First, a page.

Working-Class Families and the New Secondary Education

By Connell, R. W. | Australian Journal of Education, November 2003 | Go to article overview

Working-Class Families and the New Secondary Education


Connell, R. W., Australian Journal of Education


The troubled relation of working--class families to education systems is one of the deep structural problems of modern education, which is taking a new shape under neo-liberalism. The issue is explored in the context of an Australian reform intended to make upper-secondary education more inclusive, especially through expanded vocational education. A spectrum of family projects is found. Generally working--class families are more concerned to get their children to the new labor market minimum qualification than to pursue meritocratic projects. Families' practical involvement in schools shows a wide range, from supportive to conflictual, the modal pattern involving an accepted division of labor between home and school. This positions the students as key decision makers and communicators. The working--class families interviewed are not strongly market-oriented. Vocational education reforms are welcomed, and reinforce working--class goodwill towards schooling, but are still marginal to the main social class dynamics shaping secondary education.

Key words

family attitudes

parents

secondary education

vocational education

social class

working class

Introduction: Public education and its working--class constituency

The relation between state-funded schools and working--class communities has always been a key issue for public education systems. The extent to which working--class youth are served or disadvantaged has remained, throughout the 150-year history of mass schooling in advanced capitalist economies, a central problem of social justice in education (Connell, 1993). Contemporary research on inequalities in educational provision, experience and outcomes, whether close-focus examinations of school life (Bettie, 2002; Dent & Hatton, 1996; Thompson, 2002) or broader examinations of access and institutions (Lynch & Lodge, 2002; Teese & Polesel, 2003), show that the class issue is far from being resolved.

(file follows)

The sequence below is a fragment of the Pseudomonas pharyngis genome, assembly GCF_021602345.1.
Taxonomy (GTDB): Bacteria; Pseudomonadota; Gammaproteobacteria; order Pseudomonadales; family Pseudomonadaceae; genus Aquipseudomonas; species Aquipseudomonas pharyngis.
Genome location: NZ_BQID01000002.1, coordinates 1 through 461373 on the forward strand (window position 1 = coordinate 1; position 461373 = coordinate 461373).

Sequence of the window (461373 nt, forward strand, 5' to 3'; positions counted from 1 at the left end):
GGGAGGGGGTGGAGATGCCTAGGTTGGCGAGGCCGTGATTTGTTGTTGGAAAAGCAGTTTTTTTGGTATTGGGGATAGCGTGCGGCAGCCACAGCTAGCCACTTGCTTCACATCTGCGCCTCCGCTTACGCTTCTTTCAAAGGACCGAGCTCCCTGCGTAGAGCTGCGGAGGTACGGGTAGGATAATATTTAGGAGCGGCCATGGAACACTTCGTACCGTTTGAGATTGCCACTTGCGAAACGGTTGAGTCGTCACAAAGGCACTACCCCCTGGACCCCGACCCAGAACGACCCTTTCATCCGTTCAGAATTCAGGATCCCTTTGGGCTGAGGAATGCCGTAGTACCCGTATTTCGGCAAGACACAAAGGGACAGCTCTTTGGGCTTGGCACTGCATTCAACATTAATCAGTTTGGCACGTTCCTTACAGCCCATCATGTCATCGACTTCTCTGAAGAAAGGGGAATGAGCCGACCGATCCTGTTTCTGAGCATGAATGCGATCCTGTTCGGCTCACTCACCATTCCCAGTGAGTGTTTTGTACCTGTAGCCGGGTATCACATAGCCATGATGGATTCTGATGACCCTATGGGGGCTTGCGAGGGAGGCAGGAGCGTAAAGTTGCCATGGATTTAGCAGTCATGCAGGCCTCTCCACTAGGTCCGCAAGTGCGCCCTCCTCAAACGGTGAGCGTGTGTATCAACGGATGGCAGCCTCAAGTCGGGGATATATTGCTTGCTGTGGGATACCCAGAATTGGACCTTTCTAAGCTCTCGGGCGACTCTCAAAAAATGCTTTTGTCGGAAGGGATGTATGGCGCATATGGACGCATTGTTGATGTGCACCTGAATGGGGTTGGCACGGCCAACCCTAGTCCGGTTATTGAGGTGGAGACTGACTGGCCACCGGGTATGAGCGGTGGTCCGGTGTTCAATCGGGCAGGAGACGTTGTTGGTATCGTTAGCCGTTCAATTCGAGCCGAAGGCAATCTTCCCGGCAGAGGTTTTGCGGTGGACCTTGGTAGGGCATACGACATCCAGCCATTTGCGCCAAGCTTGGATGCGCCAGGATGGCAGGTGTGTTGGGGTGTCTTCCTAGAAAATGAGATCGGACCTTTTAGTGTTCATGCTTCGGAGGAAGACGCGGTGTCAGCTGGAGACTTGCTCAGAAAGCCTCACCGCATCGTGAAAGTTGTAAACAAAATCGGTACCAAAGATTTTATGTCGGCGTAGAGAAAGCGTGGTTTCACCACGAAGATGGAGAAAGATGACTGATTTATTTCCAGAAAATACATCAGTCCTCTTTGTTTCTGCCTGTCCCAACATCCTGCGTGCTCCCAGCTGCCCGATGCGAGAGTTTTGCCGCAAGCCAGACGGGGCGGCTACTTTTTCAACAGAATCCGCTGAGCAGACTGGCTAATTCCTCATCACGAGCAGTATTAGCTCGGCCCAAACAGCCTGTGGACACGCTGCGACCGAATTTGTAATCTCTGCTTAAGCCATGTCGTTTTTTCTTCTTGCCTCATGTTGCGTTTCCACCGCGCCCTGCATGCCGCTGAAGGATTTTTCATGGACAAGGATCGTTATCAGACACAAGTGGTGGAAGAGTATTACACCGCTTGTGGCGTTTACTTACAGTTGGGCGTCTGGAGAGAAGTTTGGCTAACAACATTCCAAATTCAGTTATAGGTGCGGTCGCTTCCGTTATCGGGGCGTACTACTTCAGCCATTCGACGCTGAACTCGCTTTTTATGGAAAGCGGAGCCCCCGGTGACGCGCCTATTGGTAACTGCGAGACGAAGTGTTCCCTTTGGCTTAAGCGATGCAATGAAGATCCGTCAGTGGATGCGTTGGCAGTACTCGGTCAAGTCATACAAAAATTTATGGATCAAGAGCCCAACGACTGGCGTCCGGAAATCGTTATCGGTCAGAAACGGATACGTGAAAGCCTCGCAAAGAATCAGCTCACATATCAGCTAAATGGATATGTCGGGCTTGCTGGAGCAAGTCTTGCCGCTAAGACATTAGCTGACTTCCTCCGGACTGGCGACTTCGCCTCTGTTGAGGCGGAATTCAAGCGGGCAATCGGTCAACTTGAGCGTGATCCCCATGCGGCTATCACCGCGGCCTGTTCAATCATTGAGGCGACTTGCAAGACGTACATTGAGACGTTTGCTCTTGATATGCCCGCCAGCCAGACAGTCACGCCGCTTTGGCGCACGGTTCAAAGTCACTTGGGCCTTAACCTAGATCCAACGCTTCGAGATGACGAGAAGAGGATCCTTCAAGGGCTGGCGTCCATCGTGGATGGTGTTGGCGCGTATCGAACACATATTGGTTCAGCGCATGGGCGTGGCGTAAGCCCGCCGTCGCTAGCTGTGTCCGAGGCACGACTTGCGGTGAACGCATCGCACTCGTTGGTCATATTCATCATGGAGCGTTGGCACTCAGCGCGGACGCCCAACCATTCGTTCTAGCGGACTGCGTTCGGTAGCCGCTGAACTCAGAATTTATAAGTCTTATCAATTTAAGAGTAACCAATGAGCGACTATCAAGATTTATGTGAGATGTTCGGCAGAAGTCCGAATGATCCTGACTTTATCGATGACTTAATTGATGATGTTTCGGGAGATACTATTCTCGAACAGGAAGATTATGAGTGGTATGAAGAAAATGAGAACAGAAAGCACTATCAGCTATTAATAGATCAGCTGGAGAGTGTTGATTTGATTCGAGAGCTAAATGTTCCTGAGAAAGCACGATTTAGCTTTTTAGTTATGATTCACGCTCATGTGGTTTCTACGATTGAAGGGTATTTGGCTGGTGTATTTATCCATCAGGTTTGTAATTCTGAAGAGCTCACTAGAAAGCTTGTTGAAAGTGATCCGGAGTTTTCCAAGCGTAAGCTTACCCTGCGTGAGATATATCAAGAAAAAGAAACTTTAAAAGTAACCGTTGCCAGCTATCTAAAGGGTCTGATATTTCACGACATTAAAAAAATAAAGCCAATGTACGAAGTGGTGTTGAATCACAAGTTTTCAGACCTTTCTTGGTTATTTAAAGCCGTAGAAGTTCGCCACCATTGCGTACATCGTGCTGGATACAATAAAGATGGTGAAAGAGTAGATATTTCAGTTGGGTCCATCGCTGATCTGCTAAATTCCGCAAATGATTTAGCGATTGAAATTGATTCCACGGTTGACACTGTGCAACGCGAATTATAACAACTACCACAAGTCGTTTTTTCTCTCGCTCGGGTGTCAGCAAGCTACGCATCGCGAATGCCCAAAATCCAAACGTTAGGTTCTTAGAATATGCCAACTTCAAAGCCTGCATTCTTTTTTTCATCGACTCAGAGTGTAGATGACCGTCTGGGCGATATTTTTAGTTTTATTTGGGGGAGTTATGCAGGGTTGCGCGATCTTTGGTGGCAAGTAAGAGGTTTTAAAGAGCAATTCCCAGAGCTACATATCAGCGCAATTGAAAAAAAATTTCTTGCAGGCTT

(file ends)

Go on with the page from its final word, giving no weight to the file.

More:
Class issues were important among the reasons why public education systems were created--issues including ruling-class fears of social disorder, capitalists' desire for a more skilled and tractable workforce, and workers' own demand for educational services for their children. These motives launched a complex institutional history whose key moments were the creation of a universal elementary school system, the growth of technical education in a variety of forms, and an expansion of general secondary education to include working--class youth. By the second half of the 20th century, secondary education was, in most industrialized countries, developing on a comprehensive--school model with a sharply rising participation rate, and a strong social consensus for the expansion of public education.

Throughout this history, there have been powerful ambivalences between working--class communities and state-provided education institutions. The initial provision of mass elementary schooling certainly responded to working--class need and desire. It also represented an intrusive mechanism of surveillance and control, and often disrupted the working--class household economy. During the 20th century, working--class interests and culture were most strongly reflected in vocational and technical education. However the technical school system declined when upper secondary and higher education for middle--class youth boomed, and demand grew in working--class communities for access to advanced levels of education.

The expansion of the school system meant the inclusion of growing numbers of working--class children and youth in institutions whose curriculum, pedagogy, assessment and organizational practices were already formed. As Apple (1993) has argued, the result is cultural subordination, but not simple domination by middle-class ideas. Rather there is tension and contestation, as power structures change and strategies evolve. …

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